So I'm going to start this answer with a caveat: I'm not an expert in WebSockets, Browsers, Safari, or URLs. The reason I mention this is that I don't know why this solution works and I don't know why Safari behaves in the way that it does.
I spent a good couple of hours figuring out why my site wasn't working in Safari, but was working in every other browser. And it pisses me off, because I don't have time for this rubbish.
Essentially what you need to do is replace this:
var websocket = new WebSocket("wss://localhost:44300/websocketHome", "Room_123")
var websocket = new WebSocket("ws://localhost:44300/websocketHome", "Room_123")
But don't kick yourself yet, because you weren't imagining it when it worked in Chrome and Firefox. Safari seems to be the only browser enforcing the protocol part of the URL, i.e. "ws" instead of "wss" for localhost connections.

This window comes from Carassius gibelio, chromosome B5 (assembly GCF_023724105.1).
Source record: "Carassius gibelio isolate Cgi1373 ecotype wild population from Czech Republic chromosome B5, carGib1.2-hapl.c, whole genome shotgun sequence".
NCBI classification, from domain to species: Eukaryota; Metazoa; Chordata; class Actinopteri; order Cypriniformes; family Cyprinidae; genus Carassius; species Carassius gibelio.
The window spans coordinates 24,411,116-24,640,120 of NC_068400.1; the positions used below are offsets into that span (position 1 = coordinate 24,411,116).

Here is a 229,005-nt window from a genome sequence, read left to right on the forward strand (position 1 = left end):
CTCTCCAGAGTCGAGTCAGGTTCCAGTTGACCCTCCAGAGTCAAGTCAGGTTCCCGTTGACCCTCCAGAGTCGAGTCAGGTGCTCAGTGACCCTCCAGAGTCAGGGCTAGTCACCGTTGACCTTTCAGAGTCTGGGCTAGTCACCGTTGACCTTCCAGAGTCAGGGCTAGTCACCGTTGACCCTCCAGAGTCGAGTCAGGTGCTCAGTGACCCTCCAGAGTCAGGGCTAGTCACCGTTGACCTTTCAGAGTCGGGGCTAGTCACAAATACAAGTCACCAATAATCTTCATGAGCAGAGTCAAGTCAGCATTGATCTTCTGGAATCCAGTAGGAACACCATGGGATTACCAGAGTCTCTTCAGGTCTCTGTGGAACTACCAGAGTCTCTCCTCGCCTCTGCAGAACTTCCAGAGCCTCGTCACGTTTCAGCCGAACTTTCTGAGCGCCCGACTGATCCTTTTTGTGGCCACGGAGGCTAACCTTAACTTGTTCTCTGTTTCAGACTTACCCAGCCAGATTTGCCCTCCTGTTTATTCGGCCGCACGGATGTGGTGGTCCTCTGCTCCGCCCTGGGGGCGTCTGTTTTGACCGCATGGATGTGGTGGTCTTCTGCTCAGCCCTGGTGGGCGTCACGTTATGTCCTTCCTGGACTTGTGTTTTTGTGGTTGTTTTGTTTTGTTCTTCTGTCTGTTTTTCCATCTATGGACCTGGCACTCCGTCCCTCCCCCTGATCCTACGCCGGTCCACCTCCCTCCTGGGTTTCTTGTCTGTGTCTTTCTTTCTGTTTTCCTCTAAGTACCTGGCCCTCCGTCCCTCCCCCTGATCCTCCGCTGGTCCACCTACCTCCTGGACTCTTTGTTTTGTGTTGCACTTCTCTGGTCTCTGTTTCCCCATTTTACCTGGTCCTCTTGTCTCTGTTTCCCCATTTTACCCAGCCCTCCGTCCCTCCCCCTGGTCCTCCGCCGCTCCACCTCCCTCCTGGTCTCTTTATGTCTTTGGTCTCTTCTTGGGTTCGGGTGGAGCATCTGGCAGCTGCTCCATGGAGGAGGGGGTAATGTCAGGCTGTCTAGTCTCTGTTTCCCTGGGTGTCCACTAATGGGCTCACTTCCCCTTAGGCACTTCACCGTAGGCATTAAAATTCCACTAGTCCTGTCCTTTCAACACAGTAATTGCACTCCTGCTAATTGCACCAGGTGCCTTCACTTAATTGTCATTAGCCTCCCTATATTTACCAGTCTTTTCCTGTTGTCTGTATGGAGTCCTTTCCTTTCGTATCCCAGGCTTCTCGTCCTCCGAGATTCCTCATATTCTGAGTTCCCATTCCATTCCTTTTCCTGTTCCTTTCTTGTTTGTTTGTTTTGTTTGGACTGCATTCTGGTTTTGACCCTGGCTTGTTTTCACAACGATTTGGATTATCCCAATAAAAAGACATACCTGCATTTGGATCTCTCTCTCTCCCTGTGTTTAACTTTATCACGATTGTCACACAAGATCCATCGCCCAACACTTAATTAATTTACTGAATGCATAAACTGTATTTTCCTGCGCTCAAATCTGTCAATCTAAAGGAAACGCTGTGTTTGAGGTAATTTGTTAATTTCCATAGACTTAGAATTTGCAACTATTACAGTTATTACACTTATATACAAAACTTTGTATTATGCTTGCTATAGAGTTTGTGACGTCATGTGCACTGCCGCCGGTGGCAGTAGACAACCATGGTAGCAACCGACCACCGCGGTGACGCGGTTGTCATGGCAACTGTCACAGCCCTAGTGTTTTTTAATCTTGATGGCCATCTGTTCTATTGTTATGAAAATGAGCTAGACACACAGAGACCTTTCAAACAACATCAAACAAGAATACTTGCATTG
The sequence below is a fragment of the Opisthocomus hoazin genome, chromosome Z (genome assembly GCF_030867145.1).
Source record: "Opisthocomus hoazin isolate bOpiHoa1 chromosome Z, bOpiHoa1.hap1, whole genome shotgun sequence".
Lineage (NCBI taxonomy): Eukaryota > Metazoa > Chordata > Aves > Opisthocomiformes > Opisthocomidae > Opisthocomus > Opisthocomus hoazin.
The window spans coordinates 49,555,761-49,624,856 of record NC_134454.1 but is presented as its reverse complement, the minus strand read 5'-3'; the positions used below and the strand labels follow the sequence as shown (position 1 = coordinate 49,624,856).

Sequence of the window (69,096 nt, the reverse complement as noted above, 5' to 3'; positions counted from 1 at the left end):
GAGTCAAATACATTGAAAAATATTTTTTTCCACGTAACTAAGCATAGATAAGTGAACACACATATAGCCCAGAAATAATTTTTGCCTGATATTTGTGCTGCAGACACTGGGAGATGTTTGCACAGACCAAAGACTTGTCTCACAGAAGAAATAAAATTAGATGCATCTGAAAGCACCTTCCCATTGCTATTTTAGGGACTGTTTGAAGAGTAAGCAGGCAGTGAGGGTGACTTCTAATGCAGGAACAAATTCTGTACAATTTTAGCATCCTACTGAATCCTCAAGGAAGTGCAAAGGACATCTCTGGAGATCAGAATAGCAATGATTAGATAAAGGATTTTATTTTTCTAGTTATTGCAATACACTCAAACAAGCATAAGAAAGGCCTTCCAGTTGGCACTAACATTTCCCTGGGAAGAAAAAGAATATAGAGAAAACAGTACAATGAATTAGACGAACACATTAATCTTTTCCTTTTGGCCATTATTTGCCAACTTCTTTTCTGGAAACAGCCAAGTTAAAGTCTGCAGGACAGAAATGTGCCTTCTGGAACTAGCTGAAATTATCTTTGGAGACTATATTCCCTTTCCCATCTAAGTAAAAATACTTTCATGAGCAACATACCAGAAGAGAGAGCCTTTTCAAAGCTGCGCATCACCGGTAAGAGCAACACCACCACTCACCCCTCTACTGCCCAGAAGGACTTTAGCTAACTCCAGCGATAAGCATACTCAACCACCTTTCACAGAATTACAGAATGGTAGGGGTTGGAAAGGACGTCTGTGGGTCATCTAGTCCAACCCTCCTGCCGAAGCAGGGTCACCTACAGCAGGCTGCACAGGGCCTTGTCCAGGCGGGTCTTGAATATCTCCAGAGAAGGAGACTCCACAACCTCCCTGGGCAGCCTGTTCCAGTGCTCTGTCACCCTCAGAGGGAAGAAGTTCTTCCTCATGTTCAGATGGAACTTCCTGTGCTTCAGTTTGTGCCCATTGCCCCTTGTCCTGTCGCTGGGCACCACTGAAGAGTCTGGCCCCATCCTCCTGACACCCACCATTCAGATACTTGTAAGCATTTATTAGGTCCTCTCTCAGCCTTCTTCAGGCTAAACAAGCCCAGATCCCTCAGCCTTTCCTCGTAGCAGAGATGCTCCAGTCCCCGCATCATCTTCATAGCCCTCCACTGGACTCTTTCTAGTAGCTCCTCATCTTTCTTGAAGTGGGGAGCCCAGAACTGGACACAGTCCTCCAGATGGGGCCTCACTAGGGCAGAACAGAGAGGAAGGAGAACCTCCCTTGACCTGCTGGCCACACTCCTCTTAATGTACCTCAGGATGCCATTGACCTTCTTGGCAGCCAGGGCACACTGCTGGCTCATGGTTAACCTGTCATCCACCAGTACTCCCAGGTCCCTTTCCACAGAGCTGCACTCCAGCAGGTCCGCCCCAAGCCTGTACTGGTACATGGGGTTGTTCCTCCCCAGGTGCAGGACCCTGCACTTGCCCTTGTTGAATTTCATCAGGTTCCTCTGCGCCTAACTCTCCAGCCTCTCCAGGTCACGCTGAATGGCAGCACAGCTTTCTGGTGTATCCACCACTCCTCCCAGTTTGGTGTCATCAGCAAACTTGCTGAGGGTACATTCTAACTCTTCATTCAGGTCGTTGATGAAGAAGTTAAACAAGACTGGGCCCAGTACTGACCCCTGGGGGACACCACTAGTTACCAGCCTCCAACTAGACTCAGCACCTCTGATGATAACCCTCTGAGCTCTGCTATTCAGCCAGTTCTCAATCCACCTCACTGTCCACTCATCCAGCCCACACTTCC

Basically I don't have time to research if Safari is following the standard properly or not, but it doesn't matter, because I'm going to chalk this up as yet another example of Safari(the Internet Explorer of 2017) unnecessarily breaking from the herd to make life difficult for web developers.
If Apple want to enforce standards that the other browsers don't, they're welcome to do that, but they at least need to print useful errors, WebSocket network error: OSStatus Error -9807: Invalid certificate chain isn't good enough.
This will be obvious to most people, but for those who aren't professional developers, make sure you don't deploy this change to production. You want to be using the wss protocol for production, and that should work fine on Safari if you've got your certificates set up properly.